In astrophysics and the celestial mechanics field of physics, Ibn al-Haytham, in his Epitome of Astronomy, discovered that the heavenly bodies "were accountable to the laws of physics".[81] Ibn al-Haytham's Mizan al-Hikmah (Balance of Wisdom) covered statics, astrophysics, and celestial mechanics. He discussed the theory of attraction between masses, and it seems that he was also aware of the magnitude of acceleration due to gravity at a distance.[30] His Maqala fi'l-qarastun is a treatise on centres of gravity. Little is known about the work, except for what is known through the later works of al-Khazini in the 12th century. In this treatise, Ibn al-Haytham formulated the theory that the heaviness of bodies varies with their distance from the centre of the Earth.

    Another treatise, Maqala fi daw al-qamar (On the Light of the Moon), which he wrote some time before his famous Book of Optics, was the first successful attempt at combining mathematical astronomy with physics, and the earliest attempt at applying the experimental method to astronomy and astrophysics. He disproved the universally held opinion that the Moon reflects sunlight like a mirror and correctly concluded that it "emits light from those portions of its surface which the sun's light strikes." To prove that "light is emitted from every point of the Moon's illuminated surface," he built an "ingenious experimental device."According to Matthias Schramm, Ibn al-Haytham had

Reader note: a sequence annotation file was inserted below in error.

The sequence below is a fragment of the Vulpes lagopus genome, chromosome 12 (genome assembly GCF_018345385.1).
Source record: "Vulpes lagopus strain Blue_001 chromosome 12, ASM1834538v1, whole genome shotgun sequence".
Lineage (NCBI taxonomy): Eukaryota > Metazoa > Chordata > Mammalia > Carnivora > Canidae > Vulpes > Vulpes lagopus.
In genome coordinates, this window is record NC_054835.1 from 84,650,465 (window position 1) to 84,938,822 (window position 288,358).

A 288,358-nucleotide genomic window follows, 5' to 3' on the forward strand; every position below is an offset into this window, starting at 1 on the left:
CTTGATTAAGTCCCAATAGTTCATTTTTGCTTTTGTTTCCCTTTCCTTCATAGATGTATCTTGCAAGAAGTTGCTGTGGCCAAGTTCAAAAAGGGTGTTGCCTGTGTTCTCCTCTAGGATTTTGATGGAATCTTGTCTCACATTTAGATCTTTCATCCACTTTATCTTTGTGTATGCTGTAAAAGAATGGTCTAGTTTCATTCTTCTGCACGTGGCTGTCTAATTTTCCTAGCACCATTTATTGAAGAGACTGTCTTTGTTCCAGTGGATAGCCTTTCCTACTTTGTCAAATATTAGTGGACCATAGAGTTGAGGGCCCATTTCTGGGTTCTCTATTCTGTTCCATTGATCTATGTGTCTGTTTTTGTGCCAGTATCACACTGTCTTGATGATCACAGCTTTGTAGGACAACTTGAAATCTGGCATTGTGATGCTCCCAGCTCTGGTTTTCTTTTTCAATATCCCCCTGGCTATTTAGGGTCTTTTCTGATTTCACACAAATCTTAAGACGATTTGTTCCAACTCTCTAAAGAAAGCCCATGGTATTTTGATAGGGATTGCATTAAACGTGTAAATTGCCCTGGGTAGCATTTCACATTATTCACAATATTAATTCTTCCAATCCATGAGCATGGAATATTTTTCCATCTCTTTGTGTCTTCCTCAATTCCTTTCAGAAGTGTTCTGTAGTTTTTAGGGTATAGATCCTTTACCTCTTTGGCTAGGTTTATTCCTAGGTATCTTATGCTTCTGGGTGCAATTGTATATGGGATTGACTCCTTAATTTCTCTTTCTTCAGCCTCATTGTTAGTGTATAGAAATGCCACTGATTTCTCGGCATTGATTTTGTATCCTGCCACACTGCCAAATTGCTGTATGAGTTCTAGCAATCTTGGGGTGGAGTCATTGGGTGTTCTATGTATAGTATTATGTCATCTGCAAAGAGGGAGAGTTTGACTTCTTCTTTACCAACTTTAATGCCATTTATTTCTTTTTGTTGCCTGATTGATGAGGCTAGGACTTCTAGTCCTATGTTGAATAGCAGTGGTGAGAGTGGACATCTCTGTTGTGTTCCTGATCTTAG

formulated a clear conception of the relationship between an ideal mathematical model and the complex of observable phenomena; in particular, he was the first to make a systematic use of the method of varying the experimental conditions in a constant and uniform manner, in an experiment showing that the intensity of the light-spot formed by the projection of the moonlight through two small apertures onto a screen diminishes constantly as one of the apertures is gradually blocked up.


    In the dynamics and kinematics fields of mechanics, Ibn al-Haytham's Risala fil-makan (Treatise on Place) discussed theories on the motion of a body. He maintained that a body moves perpetually unless an external force stops it or changes its direction of motion. This was similar to the concept of inertia, but was largely a hypotheses that was not verified by experimentation. The key breakthrough in classical mechanics, the introduction of frictional force, was eventually made centuries later by Galileo Galilei, and then formulated as Newton's first law of motion.

    Also in his Treatise on Place, Ibn al-Haytham disagreed with Aristotle's view that nature abhors a void, and he thus used geometry to demonstrate that place (al-makan) is the imagined three-dimensional void between the inner surfaces of a containing body.

    Ibn al-Haytham also discovered the concept of momentum (now part of Newton's second law of motion) around the same time as his contemporary, Avicenna (Ibn Sina).

    Ibn al-Haytham proved that light travels in straight lines using the scientific method in his Book of Optics